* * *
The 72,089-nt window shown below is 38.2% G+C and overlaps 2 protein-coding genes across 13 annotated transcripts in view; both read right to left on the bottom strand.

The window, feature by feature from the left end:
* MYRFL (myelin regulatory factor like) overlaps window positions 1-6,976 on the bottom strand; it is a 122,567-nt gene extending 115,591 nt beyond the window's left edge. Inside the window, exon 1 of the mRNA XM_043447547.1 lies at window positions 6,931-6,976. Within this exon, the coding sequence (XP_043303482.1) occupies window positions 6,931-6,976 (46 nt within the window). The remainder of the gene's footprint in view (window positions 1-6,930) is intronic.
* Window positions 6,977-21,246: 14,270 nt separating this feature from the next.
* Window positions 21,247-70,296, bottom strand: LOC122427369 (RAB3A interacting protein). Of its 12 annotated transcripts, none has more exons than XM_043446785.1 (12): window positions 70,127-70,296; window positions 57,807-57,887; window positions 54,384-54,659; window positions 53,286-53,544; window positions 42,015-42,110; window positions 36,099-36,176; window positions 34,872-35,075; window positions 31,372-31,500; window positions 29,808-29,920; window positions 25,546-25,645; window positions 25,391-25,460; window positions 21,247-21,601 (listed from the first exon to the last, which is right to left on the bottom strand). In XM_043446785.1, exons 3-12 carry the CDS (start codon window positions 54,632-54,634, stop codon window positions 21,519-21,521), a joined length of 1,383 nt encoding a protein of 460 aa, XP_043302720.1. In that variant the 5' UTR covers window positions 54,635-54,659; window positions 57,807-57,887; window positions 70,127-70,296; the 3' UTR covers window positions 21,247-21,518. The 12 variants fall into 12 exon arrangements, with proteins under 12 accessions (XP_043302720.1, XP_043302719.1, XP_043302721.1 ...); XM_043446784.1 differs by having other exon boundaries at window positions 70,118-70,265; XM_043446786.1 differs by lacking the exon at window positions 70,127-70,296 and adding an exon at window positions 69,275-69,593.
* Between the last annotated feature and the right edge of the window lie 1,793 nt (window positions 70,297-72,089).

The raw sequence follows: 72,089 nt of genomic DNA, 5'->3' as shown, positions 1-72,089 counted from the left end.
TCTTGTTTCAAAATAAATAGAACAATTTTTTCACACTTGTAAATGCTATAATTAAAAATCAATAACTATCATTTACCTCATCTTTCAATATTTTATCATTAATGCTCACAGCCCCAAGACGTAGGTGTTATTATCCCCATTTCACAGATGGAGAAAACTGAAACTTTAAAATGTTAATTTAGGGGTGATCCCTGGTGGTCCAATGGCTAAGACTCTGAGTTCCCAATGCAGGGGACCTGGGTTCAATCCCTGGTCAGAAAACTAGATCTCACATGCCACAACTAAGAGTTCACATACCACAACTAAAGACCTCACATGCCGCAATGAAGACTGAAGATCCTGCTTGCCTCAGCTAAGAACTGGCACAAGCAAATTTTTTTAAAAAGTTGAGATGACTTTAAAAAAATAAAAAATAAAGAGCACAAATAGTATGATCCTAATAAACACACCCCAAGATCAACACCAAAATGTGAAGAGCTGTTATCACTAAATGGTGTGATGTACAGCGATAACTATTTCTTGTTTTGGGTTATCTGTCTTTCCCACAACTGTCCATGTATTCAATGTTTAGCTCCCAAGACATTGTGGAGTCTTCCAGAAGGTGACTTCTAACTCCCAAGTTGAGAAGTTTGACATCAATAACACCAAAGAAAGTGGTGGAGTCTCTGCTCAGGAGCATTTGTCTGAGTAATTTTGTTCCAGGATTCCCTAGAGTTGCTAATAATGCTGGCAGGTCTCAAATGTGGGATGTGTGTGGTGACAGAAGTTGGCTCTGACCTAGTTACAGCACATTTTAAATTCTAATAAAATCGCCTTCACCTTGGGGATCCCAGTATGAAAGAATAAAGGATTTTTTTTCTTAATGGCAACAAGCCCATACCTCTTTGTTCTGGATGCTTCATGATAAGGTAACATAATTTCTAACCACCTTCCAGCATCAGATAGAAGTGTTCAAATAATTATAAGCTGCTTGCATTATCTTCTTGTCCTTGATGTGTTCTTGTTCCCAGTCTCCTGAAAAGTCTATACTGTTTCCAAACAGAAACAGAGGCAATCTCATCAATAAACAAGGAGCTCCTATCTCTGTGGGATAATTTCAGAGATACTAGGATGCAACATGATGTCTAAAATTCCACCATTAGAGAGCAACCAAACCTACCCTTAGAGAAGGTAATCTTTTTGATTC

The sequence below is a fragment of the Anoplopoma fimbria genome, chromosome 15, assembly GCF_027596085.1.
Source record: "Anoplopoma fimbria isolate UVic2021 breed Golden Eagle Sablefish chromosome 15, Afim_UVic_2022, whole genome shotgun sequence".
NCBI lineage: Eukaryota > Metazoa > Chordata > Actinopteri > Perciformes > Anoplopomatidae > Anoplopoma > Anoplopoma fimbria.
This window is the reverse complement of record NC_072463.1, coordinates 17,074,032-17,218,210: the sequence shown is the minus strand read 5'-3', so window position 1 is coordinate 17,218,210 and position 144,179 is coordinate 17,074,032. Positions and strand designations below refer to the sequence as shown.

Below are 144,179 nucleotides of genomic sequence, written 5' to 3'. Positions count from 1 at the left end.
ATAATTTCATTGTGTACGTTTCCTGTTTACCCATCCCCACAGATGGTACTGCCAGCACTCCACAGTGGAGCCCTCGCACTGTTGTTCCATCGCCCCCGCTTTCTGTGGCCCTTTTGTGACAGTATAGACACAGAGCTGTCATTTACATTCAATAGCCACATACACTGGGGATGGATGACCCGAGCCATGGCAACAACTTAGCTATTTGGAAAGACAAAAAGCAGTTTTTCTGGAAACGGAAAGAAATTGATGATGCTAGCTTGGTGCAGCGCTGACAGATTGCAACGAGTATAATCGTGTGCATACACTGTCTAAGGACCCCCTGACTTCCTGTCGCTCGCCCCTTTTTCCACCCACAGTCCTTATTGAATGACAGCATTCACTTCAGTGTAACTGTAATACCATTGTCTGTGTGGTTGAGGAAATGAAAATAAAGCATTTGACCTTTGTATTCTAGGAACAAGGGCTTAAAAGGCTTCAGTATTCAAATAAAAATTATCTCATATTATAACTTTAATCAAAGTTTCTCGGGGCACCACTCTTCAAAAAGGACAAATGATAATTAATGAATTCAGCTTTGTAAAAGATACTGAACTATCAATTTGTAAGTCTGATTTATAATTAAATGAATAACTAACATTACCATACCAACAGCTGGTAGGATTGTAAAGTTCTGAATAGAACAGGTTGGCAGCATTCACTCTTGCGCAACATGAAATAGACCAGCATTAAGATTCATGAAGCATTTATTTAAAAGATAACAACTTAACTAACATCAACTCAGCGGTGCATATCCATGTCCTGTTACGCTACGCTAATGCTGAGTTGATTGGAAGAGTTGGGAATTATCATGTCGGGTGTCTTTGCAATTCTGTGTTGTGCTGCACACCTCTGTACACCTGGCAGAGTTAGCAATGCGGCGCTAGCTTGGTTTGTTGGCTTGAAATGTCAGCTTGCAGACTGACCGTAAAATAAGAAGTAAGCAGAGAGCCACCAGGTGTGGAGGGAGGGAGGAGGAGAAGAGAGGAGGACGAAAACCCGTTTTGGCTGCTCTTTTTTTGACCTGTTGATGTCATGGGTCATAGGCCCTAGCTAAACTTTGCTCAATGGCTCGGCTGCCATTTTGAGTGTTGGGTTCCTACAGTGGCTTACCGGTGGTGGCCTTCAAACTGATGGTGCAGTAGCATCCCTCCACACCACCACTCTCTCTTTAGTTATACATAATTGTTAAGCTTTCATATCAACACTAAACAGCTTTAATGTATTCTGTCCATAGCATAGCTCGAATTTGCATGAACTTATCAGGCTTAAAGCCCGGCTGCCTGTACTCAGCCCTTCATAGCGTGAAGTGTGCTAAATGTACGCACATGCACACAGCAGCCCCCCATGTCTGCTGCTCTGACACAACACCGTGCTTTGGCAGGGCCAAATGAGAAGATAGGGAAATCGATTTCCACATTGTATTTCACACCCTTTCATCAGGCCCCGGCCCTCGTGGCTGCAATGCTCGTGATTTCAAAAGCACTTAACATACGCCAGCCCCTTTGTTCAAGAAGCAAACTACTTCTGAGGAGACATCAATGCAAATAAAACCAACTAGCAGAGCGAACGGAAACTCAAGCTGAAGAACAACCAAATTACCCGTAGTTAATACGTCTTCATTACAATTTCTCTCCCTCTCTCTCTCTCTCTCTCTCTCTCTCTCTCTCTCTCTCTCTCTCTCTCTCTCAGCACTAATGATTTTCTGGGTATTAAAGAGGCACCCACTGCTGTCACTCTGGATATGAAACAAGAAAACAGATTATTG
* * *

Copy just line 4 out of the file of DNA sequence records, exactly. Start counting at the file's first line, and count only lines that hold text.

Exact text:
* Window positions 6,977-21,246: 14,270 nt separating this feature from the next.